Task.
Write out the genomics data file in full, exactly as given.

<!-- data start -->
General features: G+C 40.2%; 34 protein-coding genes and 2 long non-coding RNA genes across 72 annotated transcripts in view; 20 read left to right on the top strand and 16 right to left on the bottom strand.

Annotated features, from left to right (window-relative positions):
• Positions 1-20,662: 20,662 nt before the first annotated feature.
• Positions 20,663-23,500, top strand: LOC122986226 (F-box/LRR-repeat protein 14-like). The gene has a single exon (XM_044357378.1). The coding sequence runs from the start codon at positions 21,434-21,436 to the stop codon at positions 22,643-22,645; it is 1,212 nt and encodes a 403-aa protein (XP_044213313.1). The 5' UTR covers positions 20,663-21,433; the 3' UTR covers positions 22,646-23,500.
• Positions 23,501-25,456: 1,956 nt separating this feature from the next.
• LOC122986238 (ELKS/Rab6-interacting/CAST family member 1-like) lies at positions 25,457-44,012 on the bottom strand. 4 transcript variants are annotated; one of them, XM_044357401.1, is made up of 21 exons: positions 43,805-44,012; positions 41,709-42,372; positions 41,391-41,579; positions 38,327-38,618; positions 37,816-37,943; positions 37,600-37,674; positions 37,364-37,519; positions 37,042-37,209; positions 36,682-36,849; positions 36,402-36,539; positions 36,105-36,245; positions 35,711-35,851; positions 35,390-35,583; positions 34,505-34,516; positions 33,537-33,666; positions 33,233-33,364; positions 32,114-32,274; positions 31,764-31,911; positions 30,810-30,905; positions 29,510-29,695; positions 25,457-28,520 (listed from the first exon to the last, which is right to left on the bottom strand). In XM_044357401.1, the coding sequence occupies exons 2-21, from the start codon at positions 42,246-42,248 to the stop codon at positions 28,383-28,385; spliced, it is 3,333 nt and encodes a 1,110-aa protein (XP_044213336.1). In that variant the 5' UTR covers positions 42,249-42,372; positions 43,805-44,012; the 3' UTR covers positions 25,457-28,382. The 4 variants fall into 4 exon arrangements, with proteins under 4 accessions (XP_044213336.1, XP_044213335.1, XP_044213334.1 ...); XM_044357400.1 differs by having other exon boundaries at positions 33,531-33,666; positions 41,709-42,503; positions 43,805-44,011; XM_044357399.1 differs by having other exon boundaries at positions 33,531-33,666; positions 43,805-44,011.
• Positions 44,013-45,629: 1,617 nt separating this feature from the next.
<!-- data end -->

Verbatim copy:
General features: G+C 40.2%; 34 protein-coding genes and 2 long non-coding RNA genes across 72 annotated transcripts in view; 20 read left to right on the top strand and 16 right to left on the bottom strand.

Annotated features, from left to right (window-relative positions):
• Positions 1-20,662: 20,662 nt before the first annotated feature.
• Positions 20,663-23,500, top strand: LOC122986226 (F-box/LRR-repeat protein 14-like). The gene has a single exon (XM_044357378.1). The coding sequence runs from the start codon at positions 21,434-21,436 to the stop codon at positions 22,643-22,645; it is 1,212 nt and encodes a 403-aa protein (XP_044213313.1). The 5' UTR covers positions 20,663-21,433; the 3' UTR covers positions 22,646-23,500.
• Positions 23,501-25,456: 1,956 nt separating this feature from the next.
• LOC122986238 (ELKS/Rab6-interacting/CAST family member 1-like) lies at positions 25,457-44,012 on the bottom strand. 4 transcript variants are annotated; one of them, XM_044357401.1, is made up of 21 exons: positions 43,805-44,012; positions 41,709-42,372; positions 41,391-41,579; positions 38,327-38,618; positions 37,816-37,943; positions 37,600-37,674; positions 37,364-37,519; positions 37,042-37,209; positions 36,682-36,849; positions 36,402-36,539; positions 36,105-36,245; positions 35,711-35,851; positions 35,390-35,583; positions 34,505-34,516; positions 33,537-33,666; positions 33,233-33,364; positions 32,114-32,274; positions 31,764-31,911; positions 30,810-30,905; positions 29,510-29,695; positions 25,457-28,520 (listed from the first exon to the last, which is right to left on the bottom strand). In XM_044357401.1, the coding sequence occupies exons 2-21, from the start codon at positions 42,246-42,248 to the stop codon at positions 28,383-28,385; spliced, it is 3,333 nt and encodes a 1,110-aa protein (XP_044213336.1). In that variant the 5' UTR covers positions 42,249-42,372; positions 43,805-44,012; the 3' UTR covers positions 25,457-28,382. The 4 variants fall into 4 exon arrangements, with proteins under 4 accessions (XP_044213336.1, XP_044213335.1, XP_044213334.1 ...); XM_044357400.1 differs by having other exon boundaries at positions 33,531-33,666; positions 41,709-42,503; positions 43,805-44,011; XM_044357399.1 differs by having other exon boundaries at positions 33,531-33,666; positions 43,805-44,011.
• Positions 44,013-45,629: 1,617 nt separating this feature from the next.